A review requested by John Smith, with thanks for contributing to the Second Quinquennial Antagony & Ecstasy ACS Fundraiser.

Against all reason and the evidence of the film itself, Our Miss Brooks is one of the most singular movies I've ever had occasion to talk about. As far as I can tell, it's the second feature film ever to be adapted from an episodic television series (Dragnet beat it by two years), perhaps the first theatrical movie to serve as an expanded series finale (it's not clear to me when exactly the film was released in 1956, the year that the fourth and final season of Our Miss Brooks aired on CBS), while simultaneously being the first theatrical remake of an episodic television series. If these last two points seem mutually exclusive, that's only because they are, and that's part of the strange fascination the Our Miss Brooks film holds.

And who is our Miss Brooks? She's a sharp-witted, put-upon English teacher at Madison High School, first portrayed by Eve Arden on a hugely successful radio show that started in 1949 and outlived both the TV and cinematic incarnations of the same character played by the same actor. As I understand it, the show balanced four years of her work dealing with the repugnant principal Osgood Conklin (Gale Gordon), teaching some kids who were comically dumb, pining for her boyfriend, hunky biology teacher Phil Boynton (Robert Rockwell), to finally just goddamn propose to her already, and kvetching to her gossipy landlady Mrs. Davis (Jane Morgan) about all of the above. The movie does much the same thing, though in a more ambitious and compressed frame; it opens with Connie Brooks's arrival in town, blurs through anything from several months to several years in a whirlwind, and then lands on most of its actual plotlines, circling around the tortured politicking by which Conklin convinces Connie to support his bid to be made district superintendent in exchange for his promise to make Phil the new principal at Madison, thus clearing the way for him to finally be able to afford to pop the question. Meanwhile, Connie is tutoring the bright but lazy and underperforming Gary Nolan (Nick Adams), son of newspaper magnate Lawrence Nolan (Don Porter), one of the richest men in town. And Lawrence is quite taken with Connie's sardonic spunkiness, and he's much less reluctant to show it than Phil has been after all this time dating.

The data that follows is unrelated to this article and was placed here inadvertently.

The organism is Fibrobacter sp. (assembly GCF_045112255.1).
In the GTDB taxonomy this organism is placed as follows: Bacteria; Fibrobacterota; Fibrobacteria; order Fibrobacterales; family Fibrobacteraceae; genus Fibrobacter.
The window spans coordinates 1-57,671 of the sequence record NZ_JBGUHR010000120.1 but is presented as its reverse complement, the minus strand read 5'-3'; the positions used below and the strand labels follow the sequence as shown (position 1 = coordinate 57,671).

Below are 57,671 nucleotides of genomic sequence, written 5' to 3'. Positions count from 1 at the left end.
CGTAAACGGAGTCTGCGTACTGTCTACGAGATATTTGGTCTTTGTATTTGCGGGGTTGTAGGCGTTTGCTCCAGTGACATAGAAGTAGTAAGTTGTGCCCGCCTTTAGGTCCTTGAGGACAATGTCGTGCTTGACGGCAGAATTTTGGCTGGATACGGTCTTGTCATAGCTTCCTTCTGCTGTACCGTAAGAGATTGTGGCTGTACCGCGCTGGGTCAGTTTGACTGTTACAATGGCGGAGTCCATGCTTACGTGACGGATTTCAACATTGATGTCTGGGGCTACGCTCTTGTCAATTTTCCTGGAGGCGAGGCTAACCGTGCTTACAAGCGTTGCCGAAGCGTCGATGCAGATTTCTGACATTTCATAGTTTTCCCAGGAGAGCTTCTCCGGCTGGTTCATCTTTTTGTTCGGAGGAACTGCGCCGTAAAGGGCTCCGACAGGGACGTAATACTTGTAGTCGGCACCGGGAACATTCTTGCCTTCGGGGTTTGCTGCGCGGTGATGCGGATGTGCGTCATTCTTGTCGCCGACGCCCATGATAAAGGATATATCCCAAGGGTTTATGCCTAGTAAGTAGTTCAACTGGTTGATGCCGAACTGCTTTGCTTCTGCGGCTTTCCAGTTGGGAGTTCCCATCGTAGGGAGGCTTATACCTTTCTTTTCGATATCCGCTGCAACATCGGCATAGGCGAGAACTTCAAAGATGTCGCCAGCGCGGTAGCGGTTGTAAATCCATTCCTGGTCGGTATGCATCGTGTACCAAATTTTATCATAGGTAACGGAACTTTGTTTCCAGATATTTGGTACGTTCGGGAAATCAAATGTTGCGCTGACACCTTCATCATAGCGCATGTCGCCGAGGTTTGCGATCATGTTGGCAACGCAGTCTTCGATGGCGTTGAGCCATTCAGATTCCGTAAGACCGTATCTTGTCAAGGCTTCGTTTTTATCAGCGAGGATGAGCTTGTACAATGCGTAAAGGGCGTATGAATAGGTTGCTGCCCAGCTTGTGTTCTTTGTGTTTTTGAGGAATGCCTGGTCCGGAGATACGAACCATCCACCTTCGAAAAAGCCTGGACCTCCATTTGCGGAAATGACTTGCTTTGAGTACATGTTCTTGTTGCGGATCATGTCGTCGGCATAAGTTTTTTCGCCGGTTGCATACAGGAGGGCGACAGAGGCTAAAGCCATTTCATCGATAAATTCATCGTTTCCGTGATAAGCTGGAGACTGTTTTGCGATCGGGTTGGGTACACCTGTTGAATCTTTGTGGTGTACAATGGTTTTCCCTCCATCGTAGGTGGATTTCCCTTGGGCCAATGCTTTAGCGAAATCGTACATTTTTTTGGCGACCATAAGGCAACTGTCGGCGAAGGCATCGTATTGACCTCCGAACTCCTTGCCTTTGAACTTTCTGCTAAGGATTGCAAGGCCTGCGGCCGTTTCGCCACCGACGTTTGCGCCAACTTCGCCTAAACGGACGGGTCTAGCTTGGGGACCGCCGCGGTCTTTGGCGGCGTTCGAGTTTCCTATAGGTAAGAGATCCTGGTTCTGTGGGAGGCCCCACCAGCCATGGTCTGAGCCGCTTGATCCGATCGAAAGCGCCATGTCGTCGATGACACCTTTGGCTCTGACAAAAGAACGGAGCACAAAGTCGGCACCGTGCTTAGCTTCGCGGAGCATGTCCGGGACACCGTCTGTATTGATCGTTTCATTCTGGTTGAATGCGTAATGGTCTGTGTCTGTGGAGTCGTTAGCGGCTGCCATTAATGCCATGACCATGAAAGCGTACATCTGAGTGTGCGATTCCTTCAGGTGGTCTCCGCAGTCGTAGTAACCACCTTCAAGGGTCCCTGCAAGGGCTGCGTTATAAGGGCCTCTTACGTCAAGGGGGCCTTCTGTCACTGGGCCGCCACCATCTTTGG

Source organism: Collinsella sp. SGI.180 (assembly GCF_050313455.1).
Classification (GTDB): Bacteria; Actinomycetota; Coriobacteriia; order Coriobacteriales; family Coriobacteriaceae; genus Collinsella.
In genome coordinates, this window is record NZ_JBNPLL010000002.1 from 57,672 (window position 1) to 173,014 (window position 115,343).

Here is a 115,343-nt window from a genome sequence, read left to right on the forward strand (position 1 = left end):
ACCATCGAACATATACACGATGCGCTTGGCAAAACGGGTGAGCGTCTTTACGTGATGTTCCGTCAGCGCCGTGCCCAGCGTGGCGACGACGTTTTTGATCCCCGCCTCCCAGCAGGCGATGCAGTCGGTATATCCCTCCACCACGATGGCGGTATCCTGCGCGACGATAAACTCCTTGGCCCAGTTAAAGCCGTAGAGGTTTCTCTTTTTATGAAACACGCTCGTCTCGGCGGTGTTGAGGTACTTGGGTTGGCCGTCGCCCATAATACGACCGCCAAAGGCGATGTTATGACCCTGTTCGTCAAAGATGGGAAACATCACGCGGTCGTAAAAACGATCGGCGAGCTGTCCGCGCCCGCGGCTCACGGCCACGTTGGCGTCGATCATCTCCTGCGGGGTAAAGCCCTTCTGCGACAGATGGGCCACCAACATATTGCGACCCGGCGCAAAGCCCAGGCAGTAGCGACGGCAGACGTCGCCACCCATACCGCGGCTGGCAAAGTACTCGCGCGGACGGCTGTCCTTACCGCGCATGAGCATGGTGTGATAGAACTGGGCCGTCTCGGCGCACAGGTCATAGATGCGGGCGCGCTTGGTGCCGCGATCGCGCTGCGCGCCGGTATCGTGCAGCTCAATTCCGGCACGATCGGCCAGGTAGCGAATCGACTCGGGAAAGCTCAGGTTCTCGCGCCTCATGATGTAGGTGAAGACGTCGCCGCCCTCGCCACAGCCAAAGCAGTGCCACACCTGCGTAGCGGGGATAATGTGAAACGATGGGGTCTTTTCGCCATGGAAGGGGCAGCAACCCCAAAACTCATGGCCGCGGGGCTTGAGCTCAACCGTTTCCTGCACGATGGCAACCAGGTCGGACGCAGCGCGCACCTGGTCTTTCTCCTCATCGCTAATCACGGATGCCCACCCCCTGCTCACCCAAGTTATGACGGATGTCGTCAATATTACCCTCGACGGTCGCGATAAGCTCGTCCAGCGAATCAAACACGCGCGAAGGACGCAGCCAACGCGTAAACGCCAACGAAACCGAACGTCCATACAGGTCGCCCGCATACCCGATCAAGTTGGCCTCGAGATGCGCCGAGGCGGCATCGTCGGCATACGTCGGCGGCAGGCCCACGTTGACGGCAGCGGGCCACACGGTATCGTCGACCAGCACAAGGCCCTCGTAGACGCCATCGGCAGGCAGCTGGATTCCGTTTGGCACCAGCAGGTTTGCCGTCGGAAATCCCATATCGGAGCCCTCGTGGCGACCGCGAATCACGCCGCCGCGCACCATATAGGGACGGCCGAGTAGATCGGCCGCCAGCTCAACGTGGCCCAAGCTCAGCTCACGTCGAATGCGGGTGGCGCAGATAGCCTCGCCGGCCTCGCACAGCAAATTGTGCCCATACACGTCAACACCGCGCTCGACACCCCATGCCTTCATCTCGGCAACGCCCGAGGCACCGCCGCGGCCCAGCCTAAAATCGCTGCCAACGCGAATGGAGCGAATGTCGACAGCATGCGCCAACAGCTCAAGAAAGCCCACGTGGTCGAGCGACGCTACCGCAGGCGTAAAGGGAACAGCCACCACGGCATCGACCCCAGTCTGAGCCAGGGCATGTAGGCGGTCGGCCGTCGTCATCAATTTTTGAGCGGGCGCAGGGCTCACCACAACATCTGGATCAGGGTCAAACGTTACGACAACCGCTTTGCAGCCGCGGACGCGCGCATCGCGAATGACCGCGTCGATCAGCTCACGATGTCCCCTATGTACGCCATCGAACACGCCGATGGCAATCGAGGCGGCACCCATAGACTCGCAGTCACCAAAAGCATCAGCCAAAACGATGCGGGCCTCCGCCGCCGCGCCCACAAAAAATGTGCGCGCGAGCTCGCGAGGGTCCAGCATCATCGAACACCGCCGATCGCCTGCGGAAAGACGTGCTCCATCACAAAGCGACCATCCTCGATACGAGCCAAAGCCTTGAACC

Two thoughts: this leaves us with another possible explanation for the movie: it's a wraparound prequel and finale to the show, but one which is enabled to function as a complete standalone narrative because the prequel elements do a fine job setting up all the characters and situations (it is, in fact, maybe the only TV series adapted into a movie with the same cast by the same creators I've seen that doesn't feel like it's trading on the viewer's knowledge of the show whatsoever; and this despite being a big hit when there were only three networks). And in this it is not merely the first of its kind, but maybe also the only one.

The other thought: golly gee whiz, the '50s, huh? It's not the only decade in American cinema where the motivating force behind the plot would be the female lead conniving to get her boyfriend a higher paying position so he could afford to propose to her so she could quit a job she was good at and enjoyed. But it's probably the decade where it doesn't seem that there could have been any other option. It's easy to get hung up on that kind of thing, and not very edifying intellectually, but still, it makes for an extraordinarily weird viewing experience; so heavily invested in the most reactive kind of Eisenhower Era social conservatism that one starts to wonder if the thing to do is regard it as some manner of deliberate camp. It can't really be that, of course. It definitely triggers our emotional responses in straightforward ways that assume that yes, we can't think of a better task for an adult woman with talent as a schoolteacher than to be constantly on a man hunt.